What Recession? Teaching Jobs in High Demand

Despite news that the recession ended in mid-2009, many Americans are still struggling to find work.  But one sector has continued hiring despite the uncertain economic outlook: teaching.  Demand for highly-educated, qualified teachers has never been higher.  Consider these stats:

If you’re ready to make the leap to become a full-time teacher and help secure your economic future, here are three tips to help you get started:

Attend a Reputable School and Earn a Teaching Degree

Earning a Master’s degree in Teaching used to involve quitting your job, becoming a full-time student, and dealing with long commutes to class every day.  Fortunately, the internet has changed all that, and now you can earn a degree online based on your current lifestyle and responsibilities.  In some cases, pursuing a degree online means you can keep your day job and take classes that suit your work schedule.  It also means that you don’t have to live near a major university to attend class.

Not all online teaching degrees are created equally though.  Be sure to do your research and choose an online degree program the same way that you would choose a traditional degree program.  You want to receive your Master’s in Teaching or Education from a university you would be proud to list on your résumé, such as the University of Southern California.  The best online programs also partner with local classrooms to provide you with hands-on experience, so you can get valuable training right in your own community.  Take the time to choose the school that will give you the greatest advantage as you leave the program and reenter the job market as a licensed teacher.

Get Your Teaching Credential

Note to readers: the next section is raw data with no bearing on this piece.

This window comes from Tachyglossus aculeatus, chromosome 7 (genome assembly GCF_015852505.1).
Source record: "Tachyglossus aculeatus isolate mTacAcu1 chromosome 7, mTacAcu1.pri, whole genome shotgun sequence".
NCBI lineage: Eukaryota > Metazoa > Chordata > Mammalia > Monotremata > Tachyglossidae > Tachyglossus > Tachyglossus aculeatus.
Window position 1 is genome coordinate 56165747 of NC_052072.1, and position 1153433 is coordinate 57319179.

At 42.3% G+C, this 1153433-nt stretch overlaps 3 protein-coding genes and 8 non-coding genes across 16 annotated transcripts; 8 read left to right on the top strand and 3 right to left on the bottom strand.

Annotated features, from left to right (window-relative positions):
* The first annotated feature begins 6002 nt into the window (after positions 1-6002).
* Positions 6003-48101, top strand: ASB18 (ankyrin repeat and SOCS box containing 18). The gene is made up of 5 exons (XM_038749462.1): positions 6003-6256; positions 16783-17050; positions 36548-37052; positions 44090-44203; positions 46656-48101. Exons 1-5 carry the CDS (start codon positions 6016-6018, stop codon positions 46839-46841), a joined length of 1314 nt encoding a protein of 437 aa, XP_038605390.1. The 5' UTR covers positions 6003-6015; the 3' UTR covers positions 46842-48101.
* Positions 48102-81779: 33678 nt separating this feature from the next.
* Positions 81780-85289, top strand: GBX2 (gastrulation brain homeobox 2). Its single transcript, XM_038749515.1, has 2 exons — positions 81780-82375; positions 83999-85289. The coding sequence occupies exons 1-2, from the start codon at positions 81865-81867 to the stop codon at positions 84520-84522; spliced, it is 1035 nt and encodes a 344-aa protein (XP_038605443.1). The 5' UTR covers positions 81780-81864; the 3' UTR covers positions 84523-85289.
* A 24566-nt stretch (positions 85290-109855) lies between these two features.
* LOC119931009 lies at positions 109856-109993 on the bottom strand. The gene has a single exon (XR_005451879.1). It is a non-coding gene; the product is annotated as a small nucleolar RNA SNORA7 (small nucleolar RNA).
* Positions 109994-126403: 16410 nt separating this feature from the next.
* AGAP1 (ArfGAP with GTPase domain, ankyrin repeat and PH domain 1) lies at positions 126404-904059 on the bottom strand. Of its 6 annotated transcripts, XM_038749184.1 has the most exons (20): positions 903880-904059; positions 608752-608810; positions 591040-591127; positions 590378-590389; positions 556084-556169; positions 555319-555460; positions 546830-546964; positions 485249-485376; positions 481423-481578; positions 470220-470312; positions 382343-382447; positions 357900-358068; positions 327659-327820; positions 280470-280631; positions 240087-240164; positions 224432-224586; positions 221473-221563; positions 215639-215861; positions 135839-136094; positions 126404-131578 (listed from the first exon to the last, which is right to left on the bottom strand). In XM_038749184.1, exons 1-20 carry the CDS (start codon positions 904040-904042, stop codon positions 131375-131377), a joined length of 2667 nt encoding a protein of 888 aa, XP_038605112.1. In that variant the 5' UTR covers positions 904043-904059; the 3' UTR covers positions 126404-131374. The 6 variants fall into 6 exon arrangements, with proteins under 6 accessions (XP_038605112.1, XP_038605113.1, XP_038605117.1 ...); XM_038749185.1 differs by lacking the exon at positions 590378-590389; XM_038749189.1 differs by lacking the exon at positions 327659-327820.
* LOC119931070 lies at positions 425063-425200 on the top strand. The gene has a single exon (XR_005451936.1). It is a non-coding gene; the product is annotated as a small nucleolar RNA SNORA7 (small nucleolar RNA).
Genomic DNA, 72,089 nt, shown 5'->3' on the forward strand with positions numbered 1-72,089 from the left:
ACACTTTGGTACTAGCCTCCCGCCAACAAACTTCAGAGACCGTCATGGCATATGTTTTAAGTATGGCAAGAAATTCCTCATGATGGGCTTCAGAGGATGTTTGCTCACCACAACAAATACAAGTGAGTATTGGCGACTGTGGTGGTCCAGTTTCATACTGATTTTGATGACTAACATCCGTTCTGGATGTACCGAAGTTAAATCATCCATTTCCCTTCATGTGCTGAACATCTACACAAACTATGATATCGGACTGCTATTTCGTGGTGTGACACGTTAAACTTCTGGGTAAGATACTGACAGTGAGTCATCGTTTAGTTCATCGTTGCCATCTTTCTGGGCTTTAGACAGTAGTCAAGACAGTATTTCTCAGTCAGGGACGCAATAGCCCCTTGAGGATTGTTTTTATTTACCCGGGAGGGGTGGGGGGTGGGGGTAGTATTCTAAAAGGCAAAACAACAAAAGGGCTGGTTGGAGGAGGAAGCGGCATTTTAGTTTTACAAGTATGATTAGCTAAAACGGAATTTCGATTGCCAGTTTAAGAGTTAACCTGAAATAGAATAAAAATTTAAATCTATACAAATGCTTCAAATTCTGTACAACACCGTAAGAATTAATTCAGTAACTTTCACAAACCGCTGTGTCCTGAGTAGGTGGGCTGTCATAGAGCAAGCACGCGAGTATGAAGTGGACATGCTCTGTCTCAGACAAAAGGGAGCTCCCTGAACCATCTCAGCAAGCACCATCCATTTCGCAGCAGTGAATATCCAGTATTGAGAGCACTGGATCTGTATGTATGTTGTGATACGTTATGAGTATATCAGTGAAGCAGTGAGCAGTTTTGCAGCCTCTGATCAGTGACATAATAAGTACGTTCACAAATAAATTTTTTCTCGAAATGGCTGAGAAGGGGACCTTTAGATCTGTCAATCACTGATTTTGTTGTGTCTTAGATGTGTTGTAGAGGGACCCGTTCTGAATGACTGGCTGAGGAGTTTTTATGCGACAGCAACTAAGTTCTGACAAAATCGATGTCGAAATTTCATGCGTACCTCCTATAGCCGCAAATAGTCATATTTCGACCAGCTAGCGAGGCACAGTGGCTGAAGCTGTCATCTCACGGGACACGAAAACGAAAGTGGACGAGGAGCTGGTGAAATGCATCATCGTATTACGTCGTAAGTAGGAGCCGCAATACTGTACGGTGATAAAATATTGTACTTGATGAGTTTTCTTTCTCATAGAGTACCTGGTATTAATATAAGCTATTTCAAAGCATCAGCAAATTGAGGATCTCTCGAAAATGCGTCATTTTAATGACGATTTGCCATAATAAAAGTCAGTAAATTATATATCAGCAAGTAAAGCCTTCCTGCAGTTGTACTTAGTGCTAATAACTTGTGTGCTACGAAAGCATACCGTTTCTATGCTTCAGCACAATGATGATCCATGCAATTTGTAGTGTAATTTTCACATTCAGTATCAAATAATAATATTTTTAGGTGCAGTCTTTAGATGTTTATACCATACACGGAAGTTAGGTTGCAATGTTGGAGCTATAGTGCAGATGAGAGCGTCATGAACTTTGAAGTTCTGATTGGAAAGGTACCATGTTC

Obtaining your teacher certification is a necessary step towards teaching in your first classroom.  Each state has different requirements, so a good first step is to figure out what you need to do to get certified to teach.  Almost all states require at least a bachelor’s degree to teach.  If you received a bachelor’s degree in teaching, your program likely prepared you to get certified, but if you decided to study philosophy of the ancient Egyptians instead don’t despair, there are still a few ways to get that all important license.

First, you can apply to a Master’s in Teaching or Education program.  Along with learning all about what it takes to organize and run a classroom, the instructors will help prepare you to get your license soon after graduation.  The top master’s programs also strike a careful balance between teaching theory and providing hands-on practice.  Make sure that the program you choose provides plenty of time to apply the theories you learn to an actual classroom full of students.

Second, get some teaching experience.  Private and Independent schools typically do not require teachers to be certified, which means you can contact them to see if they can add you to their substitute teacher list.  When one of their regular teachers is out sick then you’ll get a chance to get some valuable first-hand experience, helping you towards your certification.

Former Military? Join Troops to Teachers

If you’ve already devoted yourself to your country through military service and now want to become a teacher the Troops to Teachers program may be for you.  Administered by the U.S. Department of Education and the Department of Defense, Troops to Teachers helps former soldiers earn their teaching license, and place them in a school.  Obviously this program isn’t for everyone, but for those former military personal interested in teaching, Troops to Teachers can help you get started.

Teaching is projected to grow at a rapid pace over the next decade.  In these tough times a teaching job is a valuable commodity that will help secure your employment future. Get more information about the MAT@USC program from the USC Rossier School of Education to find out how to take the first step.